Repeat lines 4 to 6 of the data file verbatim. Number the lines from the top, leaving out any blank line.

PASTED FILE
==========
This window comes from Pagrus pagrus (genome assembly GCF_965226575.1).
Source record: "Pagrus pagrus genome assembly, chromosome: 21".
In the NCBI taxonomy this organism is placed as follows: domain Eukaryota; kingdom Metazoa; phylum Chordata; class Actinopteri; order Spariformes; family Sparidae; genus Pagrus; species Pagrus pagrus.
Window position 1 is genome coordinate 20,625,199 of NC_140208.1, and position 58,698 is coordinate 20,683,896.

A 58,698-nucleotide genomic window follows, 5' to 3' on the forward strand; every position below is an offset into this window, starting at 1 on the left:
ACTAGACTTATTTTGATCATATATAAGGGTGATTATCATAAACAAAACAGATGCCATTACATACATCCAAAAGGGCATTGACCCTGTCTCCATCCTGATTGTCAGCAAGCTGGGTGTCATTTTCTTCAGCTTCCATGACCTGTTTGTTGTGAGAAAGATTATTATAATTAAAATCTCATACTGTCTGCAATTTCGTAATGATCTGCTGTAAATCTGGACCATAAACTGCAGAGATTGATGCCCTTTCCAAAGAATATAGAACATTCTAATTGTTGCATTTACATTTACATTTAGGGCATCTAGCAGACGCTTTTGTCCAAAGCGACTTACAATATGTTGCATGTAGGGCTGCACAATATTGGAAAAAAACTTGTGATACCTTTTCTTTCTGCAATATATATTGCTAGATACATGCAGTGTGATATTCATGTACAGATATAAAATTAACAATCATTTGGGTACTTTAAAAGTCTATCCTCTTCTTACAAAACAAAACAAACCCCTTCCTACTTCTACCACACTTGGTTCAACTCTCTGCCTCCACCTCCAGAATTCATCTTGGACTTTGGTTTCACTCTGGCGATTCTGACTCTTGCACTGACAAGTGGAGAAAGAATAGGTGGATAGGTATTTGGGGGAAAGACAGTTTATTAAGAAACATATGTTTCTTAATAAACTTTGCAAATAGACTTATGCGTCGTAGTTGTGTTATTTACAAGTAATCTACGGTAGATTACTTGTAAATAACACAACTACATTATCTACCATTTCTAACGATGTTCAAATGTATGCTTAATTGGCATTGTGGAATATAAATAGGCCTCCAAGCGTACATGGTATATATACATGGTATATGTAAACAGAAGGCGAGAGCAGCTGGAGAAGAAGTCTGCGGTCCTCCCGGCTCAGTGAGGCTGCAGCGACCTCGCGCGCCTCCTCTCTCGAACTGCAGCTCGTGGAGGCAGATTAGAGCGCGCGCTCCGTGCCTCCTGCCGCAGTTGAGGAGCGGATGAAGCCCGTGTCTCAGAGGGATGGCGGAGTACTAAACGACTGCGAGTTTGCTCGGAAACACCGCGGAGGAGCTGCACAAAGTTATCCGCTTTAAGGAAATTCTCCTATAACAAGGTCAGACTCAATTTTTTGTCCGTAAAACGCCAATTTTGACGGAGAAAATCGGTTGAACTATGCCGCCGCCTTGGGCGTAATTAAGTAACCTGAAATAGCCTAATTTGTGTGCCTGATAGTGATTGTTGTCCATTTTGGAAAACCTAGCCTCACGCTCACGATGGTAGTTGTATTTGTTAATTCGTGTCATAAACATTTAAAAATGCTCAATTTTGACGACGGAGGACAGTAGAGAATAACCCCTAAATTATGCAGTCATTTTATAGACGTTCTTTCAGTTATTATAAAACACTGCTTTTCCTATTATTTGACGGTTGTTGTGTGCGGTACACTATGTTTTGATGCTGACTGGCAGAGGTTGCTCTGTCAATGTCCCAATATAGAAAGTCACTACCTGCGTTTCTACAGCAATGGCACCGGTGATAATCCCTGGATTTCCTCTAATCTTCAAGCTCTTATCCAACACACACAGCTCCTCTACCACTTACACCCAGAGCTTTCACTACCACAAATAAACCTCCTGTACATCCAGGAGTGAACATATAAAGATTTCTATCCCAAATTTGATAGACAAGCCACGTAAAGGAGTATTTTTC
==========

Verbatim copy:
Window position 1 is genome coordinate 20,625,199 of NC_140208.1, and position 58,698 is coordinate 20,683,896.

A 58,698-nucleotide genomic window follows, 5' to 3' on the forward strand; every position below is an offset into this window, starting at 1 on the left:
ACTAGACTTATTTTGATCATATATAAGGGTGATTATCATAAACAAAACAGATGCCATTACATACATCCAAAAGGGCATTGACCCTGTCTCCATCCTGATTGTCAGCAAGCTGGGTGTCATTTTCTTCAGCTTCCATGACCTGTTTGTTGTGAGAAAGATTATTATAATTAAAATCTCATACTGTCTGCAATTTCGTAATGATCTGCTGTAAATCTGGACCATAAACTGCAGAGATTGATGCCCTTTCCAAAGAATATAGAACATTCTAATTGTTGCATTTACATTTACATTTAGGGCATCTAGCAGACGCTTTTGTCCAAAGCGACTTACAATATGTTGCATGTAGGGCTGCACAATATTGGAAAAAAACTTGTGATACCTTTTCTTTCTGCAATATATATTGCTAGATACATGCAGTGTGATATTCATGTACAGATATAAAATTAACAATCATTTGGGTACTTTAAAAGTCTATCCTCTTCTTACAAAACAAAACAAACCCCTTCCTACTTCTACCACACTTGGTTCAACTCTCTGCCTCCACCTCCAGAATTCATCTTGGACTTTGGTTTCACTCTGGCGATTCTGACTCTTGCACTGACAAGTGGAGAAAGAATAGGTGGATAGGTATTTGGGGGAAAGACAGTTTATTAAGAAACATATGTTTCTTAATAAACTTTGCAAATAGACTTATGCGTCGTAGTTGTGTTATTTACAAGTAATCTACGGTAGATTACTTGTAAATAACACAACTACATTATCTACCATTTCTAACGATGTTCAAATGTATGCTTAATTGGCATTGTGGAATATAAATAGGCCTCCAAGCGTACATGGTATATATACATGGTATATGTAAACAGAAGGCGAGAGCAGCTGGAGAAGAAGTCTGCGGTCCTCCCGGCTCAGTGAGGCTGCAGCGACCTCGCGCGCCTCCTCTCTCGAACTGCAGCTCGTGGAGGCAGATTAGAGCGCGCGCTCCGTGCCTCCTGCCGCAGTTGAGGAGCGGATGAAGCCCGTGTCTCAGAGGGATGGCGGAGTACTAAACGACTGCGAGTTTGCTCGGAAACACCGCGGAGGAGCTGCACAAAGTTATCCGCTTTAAGGAAATTCTCCTATAACAAGGTCAGACTCAATTTTTTGTCCGTAAAACGCCAATTTTGACGGAGAAAATCGGTTGAACTATGCCGCCGCCTTGGGCGTAATTAAGTAACCTGAAATAGCCTAATTTGTGTGCCTGATAGTGATTGTTGTCCATTTTGGAAAACCTAGCCTCACGCTCACGATGGTAGTTGTATTTGTTAATTCGTGTCATAAACATTTAAAAATGCTCAATTTTGACGACGGAGGACAGTAGAGAATAACCCCTAAATTATGCAGTCATTTTATAGACGTTCTTTCAGTTATTATAAAACACTGCTTTTCCTATTATTTGACGGTTGTTGTGTGCGGTACACTATGTTTTGATGCTGACTGGCAGAGGTTGCTCTGTCAATGTCCCAATATAGAAAGTCACTACCTGCGTTTCTACAGCAATGGCACCGGTGATAATCCCTGGATTTCCTCTAATCTTCAAGCTCTTATCCAACACACACAGCTCCTCTACCACTTACACCCAGAGCTTTCACTACCACAAATAAACCTCCTGTACATCCAGGAGTGAACATATAAAGATTTCTATCCCAAATTTGATAGACAAGCCACGTAAAGGAGTATTTTTC